When New Zealand’s second channel arrived in 1975, TV One stayed with BBC format Play School as its pre-schoolers’ programme while newcomer SPTV made a local version of American show Romper Room (initially in Auckland, then from the Christchurch studios that later made After School). Participation from a young (and sometimes startled) studio audience was a hallmark of the show. The presenters included Miss Yvonne (they were always Miss) Moore — wife of future Prime Minister Mike Moore. Romper Room disappeared in 1980 when the channels combined.
Hosted by Sticky TV's Julia Bloore (née Wright) and Jeremy Hollis, this studio-based show was aimed at nine to 13-year-olds, or "tweens". in beTWEEN debuted on commercial-free channel TVNZ 6 in 2008. It ran for 39 episodes, over three years. Presented before a live audience of tweens, each episode covered a different theme, including green issues, technology, bullying, parties, kissing, dating and divorce. Children took control of sections such as Diary Cam and The Beginner's Guide to... .The studio guests included politician Jacinda Ardern and actor Rawiri Paratene.
SpottyWot and DottyWot are young alien siblings exploring life on earth in this made-for-wee-kids TV series. In each 10 minute episode, the CGI-animated SpottyWot (blue) and DottyWot (pink) inhabit live action environments, like the zoo and the beach. The show was the second production (after Jane and the Dragon) for Pūkeko Pictures, a partnership between children’s author Martin Baynton and Richard Taylor and Tania Rodger (of Weta Workshop and Lord of the Rings fame). Two series were made of the Annie-nominated show, and it screened around the globe.
From an idea by Australian producer Brendon Lunney, Deepwater Haven was a kidult series on TV2, set in fictional community Cooks Haven. It followed the fortunes of Waitemata Harbour tugboat skipper Jack Wilson (Vince Martin of Beaurepaires ad fame) and his two kids. The 26 30 minute episodes were a co-production between South Pacific Pictures (NZ), Beyond Productions (Australia) and F Productions (France). The young actors included Jay Saussey and singer Milan Borich. The show was nominated for Best Childrens Programme at the 1994 NZ Film and TV Awards.
The "kids stumble on crims" premise of this kidult thriller series was practically an NZ TV staple in the 80s (Terry and the Gunrunners, The Fire-Raiser); here it's realised with a script by author Margaret Mahy and the director/producer team of Peter Sharp and Chris Bailey (vying with a schedule disrupted by Cyclone Bola). Mahy creates a world of masks, disguises and intrigue for a young cast including Martin Henderson (his screen debut), Hamish McFarlane (fresh from Vincent Ward’s The Navigator), Joel Tobeck (an early role) and deaf seven-year-old Sonia Pivac.
A continuation of the classic 70s UK TV series cherished by herds of horse-loving girls, the New Adventures follow Vicky Denning (Amber McWilliams) who has emigrated to the antipodes with her step-mother, where she is captivated by a mystic black horse. The co-production was set in NZ, produced by Tom Parkinson and features many Kiwi names in front of and behind the camera (Illona Rodgers, Ken Catran). Key original cast and the famous original title sequence and tune are reprised, but now with Beauty galloping along a west coast beach. Two seasons were produced.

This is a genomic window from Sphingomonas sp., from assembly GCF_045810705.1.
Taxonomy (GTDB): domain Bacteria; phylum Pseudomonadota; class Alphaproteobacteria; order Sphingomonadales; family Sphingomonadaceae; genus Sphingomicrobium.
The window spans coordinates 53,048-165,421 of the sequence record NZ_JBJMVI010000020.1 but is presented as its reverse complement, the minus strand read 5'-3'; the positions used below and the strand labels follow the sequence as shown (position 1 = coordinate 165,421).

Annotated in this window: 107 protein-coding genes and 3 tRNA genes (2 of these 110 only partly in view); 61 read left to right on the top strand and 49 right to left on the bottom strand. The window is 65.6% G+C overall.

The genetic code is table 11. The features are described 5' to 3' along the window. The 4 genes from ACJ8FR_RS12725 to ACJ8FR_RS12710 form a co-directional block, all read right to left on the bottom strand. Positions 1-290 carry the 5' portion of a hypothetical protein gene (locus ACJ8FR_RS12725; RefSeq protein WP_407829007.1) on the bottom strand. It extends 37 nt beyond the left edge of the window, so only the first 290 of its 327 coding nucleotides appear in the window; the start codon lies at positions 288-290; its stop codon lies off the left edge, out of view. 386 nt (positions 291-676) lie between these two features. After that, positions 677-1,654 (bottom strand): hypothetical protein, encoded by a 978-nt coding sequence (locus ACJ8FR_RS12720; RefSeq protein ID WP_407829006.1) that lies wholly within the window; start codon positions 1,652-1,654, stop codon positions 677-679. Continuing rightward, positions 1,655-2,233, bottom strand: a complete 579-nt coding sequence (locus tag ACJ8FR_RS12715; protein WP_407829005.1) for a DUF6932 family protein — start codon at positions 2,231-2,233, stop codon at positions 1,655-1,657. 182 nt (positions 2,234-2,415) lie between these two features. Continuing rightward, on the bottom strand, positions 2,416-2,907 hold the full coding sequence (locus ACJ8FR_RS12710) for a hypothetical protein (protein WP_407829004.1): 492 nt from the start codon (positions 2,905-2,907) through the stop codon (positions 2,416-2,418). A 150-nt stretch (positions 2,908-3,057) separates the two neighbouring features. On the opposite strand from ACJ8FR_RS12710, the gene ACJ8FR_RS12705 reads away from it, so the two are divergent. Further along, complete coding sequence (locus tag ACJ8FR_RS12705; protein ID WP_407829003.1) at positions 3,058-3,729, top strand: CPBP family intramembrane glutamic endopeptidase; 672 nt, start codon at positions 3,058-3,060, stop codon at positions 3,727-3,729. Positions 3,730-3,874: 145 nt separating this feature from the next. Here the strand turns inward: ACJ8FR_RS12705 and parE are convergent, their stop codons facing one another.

Classic sci-fi TV series Under the Mountain follows the adventures of redheaded twins with psychic powers — Rachel and Theo — on their Auckland summer holiday. They meet the mysterious Mr Jones, an alien emissary who enlists them in the battle against the evil Wilberforces, who are plotting planetary destruction. Adapted from the Maurice Gee novel, the series' fx left their slimy imprint on a generation of NZ kids, haunted by the transmogrifying Wilberforces, who changed from humans into giant slugs slithering underneath Auckland’s volcanoes.
What Now? is a long-running entertainment show for primary school-aged children. Filmed before a live studio audience on weekend mornings, What Now? is a New Zealand TV institution; it was the first TV show to have live phone-ins. The series is known for its challenges that sometimes result in participants being 'gunged'. A roll-call of presenters includes Steve Parr, Danny Watson, Simon Barnett, Jason Gunn, Michelle A'Court, Tamati Coffey, Antonia Prebble, and more. 'Get out of your Lazy Bed' by Matt Bianco is the theme song memorable to generations of Kiwi kids.
In 2002 American reality show The Osbournes became a global hit. The following year The Family provided Aotearoa with its own reality TV whānau: The Rippins. The show chronicled the lives of matriarch Denise, her second husband (property developer Pat) and her adult children Scott, Maria, Matthew and Victoria. Made by Visionary Productions, the TV3 show won headlines for the family’s cashed-up lifestyle. It made a Stuff 2016 list of New Zealand's worst reality shows. Pat Rippin was declared bankrupt in 2008; he was later convicted of hiding assets during the process.
This daily after school show for young audiences covered celebrities, music, movies, sport, fashion and interviews. Content for the YouTube generation included cross-media segments like ‘Snackchat’ (make a meal in the Snapchat time limit), and ‘Hundy on a Mundy’ (viewers complete unpleasant tasks for prizes). It was made by Kiwi kids television powerhouse Whitebait TV for TV2. The show's presenters included Eve Palmer, Michael Lee, musician Massad Barakat-Devine and Adam Percival (What Now?). In 2016 it became The Adam and Eve Show, then shifted to ZM radio.